January 20, 2016
Just by token of being relative youngsters, singer-guitarist Ortega and her three comrades naturally lend country music a sense of dark irony and delicate subversion. It's always been a fine line between sour gothic Depressville and glitzy sham pop-ification, sometimes even with the latter extreme providing unexpected country chestnuts. Ortega may or may not still dwell in Nashville, but here she was, talking about the wintry conditions in her Toronto 'hood (and by this she meant parka-hood). She'd arrived in town looking for "a Yorkshire pudding as big as my head." Let's hope her culinary lust was fulfilled the next afternoon, during a day off in the city.
Ortega's voice has a resonant quality, swooping high and low, as she grasps hold of each word, fully savouring its syllables, clearly a microphone fiend when it comes to subtle placement technique. Each line is perfectly sculpted, finely controlled, but only in the name of emotion. Despite any inevitable attempts to place her in a vocal lineage, Ortega has her own sound, with only faint echoes of the predecessors that some scribes might like to name. Her dealings with romance lie frequently at the gloomy end of the avenue, or down a pitch black alley, or even in the graveyard. "Lived And Died Alone" is her dreamy ode to necrophilia, and "Ashes" is equally morose, though also curiously uplifting, if we seek solace in desolation.
Ortega was garbed like a country gal heading out to party on The Day Of The Dead, with a subtly sombre aura, lightly-veiled, selectively-placed tattoos, and a general vibe of gentle sashaying sideways from a typical Nashville look. In only a handful of years her back catalogue is already looking relatively prolific, and Ortega's show-womanship is already keenly honed when it comes to audience communication. She's a natural entertainer already, with not a shred of rhinestone tooth-gleam fakery evident. Quite the opposite, really, with her dry wit and confidently confrontational attitude.
The basic three-piece drums, bass and guitar crew did much to bolster Ortega's already impressive voice, leaving her free to roam during the quarter of the 90 minute set where she chose not to strum her acoustic axe. Ortega's lead guitarist, Champagne James Robertson commanded the whole twangin' vocabulary, from floating slide- work to chooglin' rock'n'roll speed-pickin,' and her drummer frequently kidnapped attention with a variety of rim-clicks, brush-shuffles and skipping-beat unpredictabilities. The strength of Ortega's original works left her feeling free to dip into some classic oldies towards set's end, presumably only including "Desperado" in the wake of Eagle Frey's very recent departure. She stripped it to its essentials, more like the Linda Ronstadt reading. Then, the extended encore opened with Sam Cooke's "Bring It On Home To Me" and closed with a majestic "Ring Of Fire," Johnny Cash decelerated so that our heroine could enunciate each line with full note-holding enthusiasm. The small crowd had already been steadily won over during the night, but this provided an emphatically anthemic close, and a full conversion ceremony. Next time Ortega hits this town, the crowd will surely have gone forth and multiplied.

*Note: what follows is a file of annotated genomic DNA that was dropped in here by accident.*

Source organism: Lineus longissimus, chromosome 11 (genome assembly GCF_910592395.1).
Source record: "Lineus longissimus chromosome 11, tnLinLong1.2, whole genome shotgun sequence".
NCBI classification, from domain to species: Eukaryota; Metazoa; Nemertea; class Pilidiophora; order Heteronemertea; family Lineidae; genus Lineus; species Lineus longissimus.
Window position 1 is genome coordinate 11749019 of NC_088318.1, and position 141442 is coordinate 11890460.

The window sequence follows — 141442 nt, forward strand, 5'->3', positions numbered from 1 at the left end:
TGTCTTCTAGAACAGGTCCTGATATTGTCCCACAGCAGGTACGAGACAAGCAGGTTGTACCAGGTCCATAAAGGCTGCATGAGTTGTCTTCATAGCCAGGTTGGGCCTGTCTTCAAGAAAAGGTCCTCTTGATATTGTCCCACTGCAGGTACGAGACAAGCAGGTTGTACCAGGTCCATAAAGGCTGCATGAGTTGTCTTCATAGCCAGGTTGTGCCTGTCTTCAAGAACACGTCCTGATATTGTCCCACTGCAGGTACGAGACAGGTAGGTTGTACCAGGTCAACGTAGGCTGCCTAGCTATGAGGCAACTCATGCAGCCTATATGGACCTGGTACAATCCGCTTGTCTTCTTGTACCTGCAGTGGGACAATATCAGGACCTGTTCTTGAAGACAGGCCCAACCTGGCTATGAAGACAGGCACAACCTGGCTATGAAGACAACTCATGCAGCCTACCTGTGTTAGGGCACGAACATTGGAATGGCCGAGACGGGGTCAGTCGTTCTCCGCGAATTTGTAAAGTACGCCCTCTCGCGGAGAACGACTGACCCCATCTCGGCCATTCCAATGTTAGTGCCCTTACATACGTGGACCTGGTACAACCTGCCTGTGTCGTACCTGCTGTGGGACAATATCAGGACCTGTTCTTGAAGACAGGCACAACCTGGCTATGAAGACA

The Black Swan
January 21, 2016
Róisín Bán (White Rose) are a quartet specialising in Irish folk music, although they actually hail from nearby Leeds, and appear to be semi-authentic Yorkshiremen. They've been together for barely three years, but already possess a strong band bond, light-hearted but heavily rooted in the specialist tradition. At the beginning of the evening, regular club performer John Cherry took off one of his shoes to sing a cobbler's song, followed by "McAlpine's Fusiliers," to set a general Irish tone. He might have suddenly forgotten a few of the lines, but Cherry's delivery was otherwise sparkling. Then, singer-guitarist Steve Marshall took a folk detour for "Lyin' Eyes" (once again, to mark Glenn Frey's departure) and "I Heard It Through The Grapevine" (as popularised by Marvin Gaye and The Slits). The least unusual selections of the night, but it was still good to hear them.
Even beyond the confirmed attractiveness of their playing, Róisín Bán are conceptually lively, laying a dynamic repertoire foundation for their driving virtuosity. Guitarist Steve Lacey, flautist Tom Leedale, fiddler Chris Dyson and melodeonist Paddy Heffron opened with a set of jigs, all original compositions. Then, Lacey sang a song about poisoning, making clear this combo's predilection for dark-themed works. Heffron took the lilting vocals on "Mrs Gilhooley's Party," after Kevin Burke of The Bothy Band. This was followed by a clutch of reels, as Dyson switched from fiddle to mandola, Leedale taking a sprightly whistle solo.